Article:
March is month to consider a more nutritional diet

Going Sugar Free

Last month, Minneapolis Star-Tribune journalist Erica Pearson invited readers to join her in a 28-day Sugar-Free Challenge. Nearly 3,000 people took her up on the Challenge via a Facebook group devoted to going sugar-free in February, where they shared successes, barriers, research, recipes, and even pounds lost. What’s next for them?

As the month-long challenge ended, Pearson reflected on her personal experience going sugar-free and what participants might do now that the Challenge was ending. She described her new appreciation for the natural flavor and sweetness of many whole foods, and how her kids are enjoying fruit instead of candy as a sweet treat. She also had experts weigh-in, so to speak, with advice for participants going forward.

March is National Nutrition Month. Most of us could be eating better, and we already know the basics: more whole foods, fewer processed foods, less sugar, smaller portion sizes, plenty of vegetables. Changing our eating habits is hard! The bits of wisdom shared in the Star-Tribune article go beyond sugar, and we think they are worthwhile sharing here.

University of Minnesota’s Dr. Samar Malaeb suggests two simple goals to start: focus on the first meal of the day and try to avoid sugary drinks. We love this advice.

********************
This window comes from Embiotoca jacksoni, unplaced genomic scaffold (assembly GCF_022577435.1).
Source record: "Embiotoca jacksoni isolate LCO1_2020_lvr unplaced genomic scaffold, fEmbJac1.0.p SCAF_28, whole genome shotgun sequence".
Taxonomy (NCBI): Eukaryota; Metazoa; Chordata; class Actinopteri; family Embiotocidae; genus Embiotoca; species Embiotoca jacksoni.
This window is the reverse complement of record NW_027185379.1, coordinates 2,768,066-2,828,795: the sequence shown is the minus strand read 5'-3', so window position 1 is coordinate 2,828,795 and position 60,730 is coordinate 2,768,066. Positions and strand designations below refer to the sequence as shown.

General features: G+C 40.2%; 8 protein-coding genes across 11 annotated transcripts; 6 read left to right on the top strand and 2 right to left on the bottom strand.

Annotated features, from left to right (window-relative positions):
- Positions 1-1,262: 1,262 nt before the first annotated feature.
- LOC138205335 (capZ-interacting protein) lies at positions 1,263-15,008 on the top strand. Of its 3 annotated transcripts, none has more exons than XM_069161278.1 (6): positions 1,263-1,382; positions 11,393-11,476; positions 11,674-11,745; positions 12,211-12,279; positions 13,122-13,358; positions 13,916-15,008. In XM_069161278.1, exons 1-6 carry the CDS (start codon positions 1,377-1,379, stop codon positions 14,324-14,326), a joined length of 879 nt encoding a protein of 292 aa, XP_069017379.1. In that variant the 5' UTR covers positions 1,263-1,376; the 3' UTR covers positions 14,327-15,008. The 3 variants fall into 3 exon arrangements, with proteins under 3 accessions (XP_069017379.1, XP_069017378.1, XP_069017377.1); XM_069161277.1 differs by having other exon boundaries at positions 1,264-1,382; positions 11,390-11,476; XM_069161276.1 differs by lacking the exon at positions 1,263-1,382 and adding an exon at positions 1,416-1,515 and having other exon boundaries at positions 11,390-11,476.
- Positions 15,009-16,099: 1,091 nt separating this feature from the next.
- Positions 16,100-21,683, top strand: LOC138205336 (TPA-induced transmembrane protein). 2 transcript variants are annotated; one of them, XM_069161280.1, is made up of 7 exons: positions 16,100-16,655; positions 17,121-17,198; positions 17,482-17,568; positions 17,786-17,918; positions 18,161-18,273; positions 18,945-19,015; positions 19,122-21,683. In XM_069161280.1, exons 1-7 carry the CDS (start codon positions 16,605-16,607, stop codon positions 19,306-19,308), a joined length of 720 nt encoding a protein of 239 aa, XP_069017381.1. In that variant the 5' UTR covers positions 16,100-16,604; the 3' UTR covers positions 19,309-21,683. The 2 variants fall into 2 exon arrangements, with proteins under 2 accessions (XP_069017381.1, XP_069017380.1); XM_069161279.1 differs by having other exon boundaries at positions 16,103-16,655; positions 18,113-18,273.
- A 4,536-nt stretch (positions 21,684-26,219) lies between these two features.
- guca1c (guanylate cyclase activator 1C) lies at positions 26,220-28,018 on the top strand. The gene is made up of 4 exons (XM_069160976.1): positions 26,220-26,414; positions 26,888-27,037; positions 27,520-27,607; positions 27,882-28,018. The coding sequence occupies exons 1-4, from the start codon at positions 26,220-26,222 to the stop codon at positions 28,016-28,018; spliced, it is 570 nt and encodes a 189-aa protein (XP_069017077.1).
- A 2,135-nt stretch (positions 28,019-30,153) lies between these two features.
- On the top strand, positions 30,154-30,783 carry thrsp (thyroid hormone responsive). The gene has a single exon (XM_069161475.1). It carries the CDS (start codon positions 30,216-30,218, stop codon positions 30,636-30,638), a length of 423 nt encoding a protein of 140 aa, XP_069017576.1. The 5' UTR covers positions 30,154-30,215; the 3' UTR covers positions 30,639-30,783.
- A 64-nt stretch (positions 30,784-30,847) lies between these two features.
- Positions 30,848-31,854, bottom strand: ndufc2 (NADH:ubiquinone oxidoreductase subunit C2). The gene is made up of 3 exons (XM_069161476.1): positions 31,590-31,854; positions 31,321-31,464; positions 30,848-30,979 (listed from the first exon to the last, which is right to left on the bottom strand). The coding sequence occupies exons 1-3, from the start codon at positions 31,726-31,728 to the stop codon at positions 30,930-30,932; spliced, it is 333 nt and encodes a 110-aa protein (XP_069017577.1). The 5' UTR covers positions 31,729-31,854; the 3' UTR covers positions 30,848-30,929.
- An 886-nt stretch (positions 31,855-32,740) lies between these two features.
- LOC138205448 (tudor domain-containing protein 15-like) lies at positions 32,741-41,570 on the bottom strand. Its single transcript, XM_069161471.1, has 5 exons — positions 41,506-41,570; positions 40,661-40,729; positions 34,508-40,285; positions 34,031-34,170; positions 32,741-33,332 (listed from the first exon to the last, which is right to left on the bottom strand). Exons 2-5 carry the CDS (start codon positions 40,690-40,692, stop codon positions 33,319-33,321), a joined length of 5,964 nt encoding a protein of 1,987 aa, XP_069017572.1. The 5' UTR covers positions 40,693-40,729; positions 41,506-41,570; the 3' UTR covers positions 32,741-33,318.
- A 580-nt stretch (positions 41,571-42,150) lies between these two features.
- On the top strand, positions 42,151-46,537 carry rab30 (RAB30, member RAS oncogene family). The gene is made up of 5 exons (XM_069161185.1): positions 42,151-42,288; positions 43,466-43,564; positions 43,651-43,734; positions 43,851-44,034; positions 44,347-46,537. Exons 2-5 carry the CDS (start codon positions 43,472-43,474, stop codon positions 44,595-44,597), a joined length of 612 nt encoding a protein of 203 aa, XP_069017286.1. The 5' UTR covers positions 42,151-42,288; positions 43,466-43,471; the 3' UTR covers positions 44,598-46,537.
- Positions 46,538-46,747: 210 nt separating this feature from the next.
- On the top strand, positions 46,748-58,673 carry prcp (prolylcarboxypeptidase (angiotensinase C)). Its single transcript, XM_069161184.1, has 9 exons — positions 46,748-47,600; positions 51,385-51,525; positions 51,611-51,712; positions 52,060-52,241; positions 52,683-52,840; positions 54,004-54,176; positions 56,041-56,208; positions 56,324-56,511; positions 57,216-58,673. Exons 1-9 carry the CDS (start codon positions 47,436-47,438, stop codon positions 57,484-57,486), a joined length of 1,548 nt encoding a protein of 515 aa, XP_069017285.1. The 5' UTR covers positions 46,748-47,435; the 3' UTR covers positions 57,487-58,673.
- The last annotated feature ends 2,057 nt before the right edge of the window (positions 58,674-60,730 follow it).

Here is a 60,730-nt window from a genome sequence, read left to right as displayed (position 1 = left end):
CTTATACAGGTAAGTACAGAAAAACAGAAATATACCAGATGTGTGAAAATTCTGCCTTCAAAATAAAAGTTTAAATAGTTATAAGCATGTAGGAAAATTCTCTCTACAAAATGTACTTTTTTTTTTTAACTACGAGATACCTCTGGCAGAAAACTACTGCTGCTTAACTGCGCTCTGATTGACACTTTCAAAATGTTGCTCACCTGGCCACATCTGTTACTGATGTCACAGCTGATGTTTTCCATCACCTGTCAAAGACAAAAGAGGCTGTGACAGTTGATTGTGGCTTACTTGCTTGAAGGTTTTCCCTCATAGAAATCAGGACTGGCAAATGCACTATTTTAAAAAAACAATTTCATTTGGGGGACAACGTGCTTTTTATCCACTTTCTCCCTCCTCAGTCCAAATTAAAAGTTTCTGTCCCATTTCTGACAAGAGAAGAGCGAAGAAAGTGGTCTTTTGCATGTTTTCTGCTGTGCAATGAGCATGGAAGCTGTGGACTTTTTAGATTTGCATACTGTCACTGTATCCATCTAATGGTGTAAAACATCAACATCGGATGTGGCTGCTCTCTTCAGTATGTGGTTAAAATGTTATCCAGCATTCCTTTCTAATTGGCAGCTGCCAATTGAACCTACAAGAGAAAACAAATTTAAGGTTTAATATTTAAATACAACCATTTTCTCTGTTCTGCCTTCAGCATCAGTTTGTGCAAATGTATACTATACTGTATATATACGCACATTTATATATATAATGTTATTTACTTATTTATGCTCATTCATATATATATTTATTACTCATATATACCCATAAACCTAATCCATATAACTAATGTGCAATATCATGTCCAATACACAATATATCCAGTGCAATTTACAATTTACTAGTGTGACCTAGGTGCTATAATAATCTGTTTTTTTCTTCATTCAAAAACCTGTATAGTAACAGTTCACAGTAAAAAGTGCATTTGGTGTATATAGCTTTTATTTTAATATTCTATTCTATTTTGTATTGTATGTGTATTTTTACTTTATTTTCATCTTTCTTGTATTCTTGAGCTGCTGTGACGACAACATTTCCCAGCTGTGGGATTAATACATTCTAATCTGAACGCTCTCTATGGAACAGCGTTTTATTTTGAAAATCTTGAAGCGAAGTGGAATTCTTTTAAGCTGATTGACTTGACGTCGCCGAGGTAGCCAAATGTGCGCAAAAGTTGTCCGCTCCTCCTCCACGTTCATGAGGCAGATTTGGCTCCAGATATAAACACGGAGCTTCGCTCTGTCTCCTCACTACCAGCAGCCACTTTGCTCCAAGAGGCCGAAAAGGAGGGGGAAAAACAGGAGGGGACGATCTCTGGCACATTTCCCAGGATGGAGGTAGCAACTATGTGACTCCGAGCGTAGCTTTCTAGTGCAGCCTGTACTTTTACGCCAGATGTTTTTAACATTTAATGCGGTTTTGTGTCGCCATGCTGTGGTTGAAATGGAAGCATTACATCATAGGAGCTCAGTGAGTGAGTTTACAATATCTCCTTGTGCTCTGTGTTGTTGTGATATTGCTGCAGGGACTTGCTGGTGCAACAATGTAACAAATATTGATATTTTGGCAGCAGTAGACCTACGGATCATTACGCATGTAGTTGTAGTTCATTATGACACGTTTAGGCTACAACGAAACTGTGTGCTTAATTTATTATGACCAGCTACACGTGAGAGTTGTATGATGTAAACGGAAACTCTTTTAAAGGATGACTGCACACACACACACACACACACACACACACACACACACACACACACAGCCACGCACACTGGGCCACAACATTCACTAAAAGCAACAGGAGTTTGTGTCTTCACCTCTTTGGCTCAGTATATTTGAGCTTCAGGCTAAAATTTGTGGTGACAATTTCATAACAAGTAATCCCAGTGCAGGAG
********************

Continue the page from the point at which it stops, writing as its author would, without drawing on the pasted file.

For most Americans, drinks are the single biggest source of added sugar, so avoid sweetened beverages and you’ve just kicked a ton of sugar out of your diet. Quick healthy choices abound for breakfast and make-ahead or grab and go options make it easy to start your day right. Think hard-boiled eggs, overnight oats, avocado toast on whole-wheat bread, fresh fruit and plain yogurt make breakfast an easy win.

Trainer Leslie Branham recommends “collecting healthy habits,” one at a time. We may try many different strategies for healthier eating, and she suggests that when you find something that seems to be working for you, write it down, keep it up, and soon it will just be the way you do it. That becomes your new normal, and you are ready to add another change. Success breeds success.

“It’s what you do every day that makes a difference,” is her other piece of advice. Swap the daily soda for a seltzer and the sugar you avoid adds up to pounds saved in a year. The once-in-awhile piece of birthday cake adds up to maybe a cup.

Pearson herself offers what may be the most powerful and practical advice: “Whenever you can, substitute a healthier treat or meal for a not-so-great-for-you food …Swap a banana and almonds for that doughnut. Or a couple soft-boiled eggs for the sugary flavored yogurt.

“Every time you choose the healthier option,” she says, “it’s a win.” Give it a try — starting today.

CHQ 250 is an initiative of the Chautauqua Health Action Team (CHAT), encouraging you to take action to be one of at least 250 strokes, heart attacks, or related deaths prevented in Chautauqua County in the coming year. This column is written by CHAT members to share information to help you to do your part to live a life free of stroke or heart disease; it is not intended to replace advice provided by your healthcare team. Please direct questions or comments to: